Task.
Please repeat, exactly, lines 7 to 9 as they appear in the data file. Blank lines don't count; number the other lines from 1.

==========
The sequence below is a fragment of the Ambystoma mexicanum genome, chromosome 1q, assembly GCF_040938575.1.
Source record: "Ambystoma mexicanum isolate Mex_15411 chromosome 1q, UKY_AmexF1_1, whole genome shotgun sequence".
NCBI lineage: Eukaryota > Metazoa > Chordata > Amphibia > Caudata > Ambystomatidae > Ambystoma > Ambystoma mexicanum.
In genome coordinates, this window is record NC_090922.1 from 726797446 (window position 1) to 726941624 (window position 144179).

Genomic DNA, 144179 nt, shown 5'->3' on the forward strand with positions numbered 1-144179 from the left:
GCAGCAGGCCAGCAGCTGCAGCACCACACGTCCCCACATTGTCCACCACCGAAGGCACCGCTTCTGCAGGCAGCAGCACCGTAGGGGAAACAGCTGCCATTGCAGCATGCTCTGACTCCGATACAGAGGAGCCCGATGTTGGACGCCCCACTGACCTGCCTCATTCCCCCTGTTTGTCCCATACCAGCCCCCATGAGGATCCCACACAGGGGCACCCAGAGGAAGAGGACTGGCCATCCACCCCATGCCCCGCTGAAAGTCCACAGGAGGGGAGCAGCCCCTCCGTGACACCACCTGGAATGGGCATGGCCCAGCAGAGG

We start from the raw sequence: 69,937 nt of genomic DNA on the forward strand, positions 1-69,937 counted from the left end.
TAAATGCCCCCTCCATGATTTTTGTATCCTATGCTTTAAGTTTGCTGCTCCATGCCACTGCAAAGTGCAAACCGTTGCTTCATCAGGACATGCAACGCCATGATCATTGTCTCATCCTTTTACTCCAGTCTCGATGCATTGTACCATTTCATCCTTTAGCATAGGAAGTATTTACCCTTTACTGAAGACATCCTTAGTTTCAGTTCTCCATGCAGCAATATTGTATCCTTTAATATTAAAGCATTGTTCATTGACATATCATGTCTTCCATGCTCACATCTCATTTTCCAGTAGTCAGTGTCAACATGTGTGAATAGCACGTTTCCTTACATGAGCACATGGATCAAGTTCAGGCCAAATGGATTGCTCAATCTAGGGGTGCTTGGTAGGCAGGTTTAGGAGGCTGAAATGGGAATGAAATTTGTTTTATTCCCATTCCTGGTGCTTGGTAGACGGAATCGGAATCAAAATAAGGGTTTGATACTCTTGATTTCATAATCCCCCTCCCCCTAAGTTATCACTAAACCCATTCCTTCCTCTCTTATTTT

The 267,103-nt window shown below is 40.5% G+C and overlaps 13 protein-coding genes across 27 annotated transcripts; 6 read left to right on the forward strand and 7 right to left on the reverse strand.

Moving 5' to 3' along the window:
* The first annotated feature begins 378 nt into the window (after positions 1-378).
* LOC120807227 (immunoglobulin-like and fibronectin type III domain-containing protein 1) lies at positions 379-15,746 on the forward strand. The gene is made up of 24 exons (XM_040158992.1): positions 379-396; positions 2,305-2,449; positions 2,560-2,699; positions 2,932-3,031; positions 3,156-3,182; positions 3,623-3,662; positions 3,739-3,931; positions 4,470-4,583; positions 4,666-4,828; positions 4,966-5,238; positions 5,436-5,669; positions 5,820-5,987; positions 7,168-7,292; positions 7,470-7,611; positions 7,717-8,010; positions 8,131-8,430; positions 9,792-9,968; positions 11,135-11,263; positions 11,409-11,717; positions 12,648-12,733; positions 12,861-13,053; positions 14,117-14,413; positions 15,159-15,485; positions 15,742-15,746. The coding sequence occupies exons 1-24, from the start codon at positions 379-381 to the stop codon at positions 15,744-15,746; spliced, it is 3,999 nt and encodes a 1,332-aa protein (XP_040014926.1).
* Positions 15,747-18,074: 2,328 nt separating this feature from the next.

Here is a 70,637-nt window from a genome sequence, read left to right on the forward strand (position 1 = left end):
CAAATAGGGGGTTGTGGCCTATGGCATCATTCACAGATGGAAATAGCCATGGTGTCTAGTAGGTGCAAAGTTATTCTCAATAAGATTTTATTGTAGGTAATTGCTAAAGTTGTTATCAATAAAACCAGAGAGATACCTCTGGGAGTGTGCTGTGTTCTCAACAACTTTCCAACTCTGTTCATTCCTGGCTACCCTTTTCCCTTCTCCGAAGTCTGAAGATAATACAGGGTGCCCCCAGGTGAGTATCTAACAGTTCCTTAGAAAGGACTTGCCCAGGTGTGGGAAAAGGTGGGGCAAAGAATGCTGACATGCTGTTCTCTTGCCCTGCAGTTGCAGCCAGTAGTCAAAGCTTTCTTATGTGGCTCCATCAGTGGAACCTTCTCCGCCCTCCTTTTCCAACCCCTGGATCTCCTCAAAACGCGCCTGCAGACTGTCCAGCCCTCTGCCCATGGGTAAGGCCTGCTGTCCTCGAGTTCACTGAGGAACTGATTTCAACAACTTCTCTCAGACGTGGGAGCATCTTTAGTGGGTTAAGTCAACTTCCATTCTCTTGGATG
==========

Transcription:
We start from the raw sequence: 69,937 nt of genomic DNA on the forward strand, positions 1-69,937 counted from the left end.
TAAATGCCCCCTCCATGATTTTTGTATCCTATGCTTTAAGTTTGCTGCTCCATGCCACTGCAAAGTGCAAACCGTTGCTTCATCAGGACATGCAACGCCATGATCATTGTCTCATCCTTTTACTCCAGTCTCGATGCATTGTACCATTTCATCCTTTAGCATAGGAAGTATTTACCCTTTACTGAAGACATCCTTAGTTTCAGTTCTCCATGCAGCAATATTGTATCCTTTAATATTAAAGCATTGTTCATTGACATATCATGTCTTCCATGCTCACATCTCATTTTCCAGTAGTCAGTGTCAACATGTGTGAATAGCACGTTTCCTTACATGAGCACATGGATCAAGTTCAGGCCAAATGGATTGCTCAATCTAGGGGTGCTTGGTAGGCAGGTTTAGGAGGCTGAAATGGGAATGAAATTTGTTTTATTCCCATTCCTGGTGCTTGGTAGACGGAATCGGAATCAAAATAAGGGTTTGATACTCTTGATTTCATAATCCCCCTCCCCCTAAGTTATCACTAAACCCATTCCTTCCTCTCTTATTTT

The 267,103-nt window shown below is 40.5% G+C and overlaps 13 protein-coding genes across 27 annotated transcripts; 6 read left to right on the forward strand and 7 right to left on the reverse strand.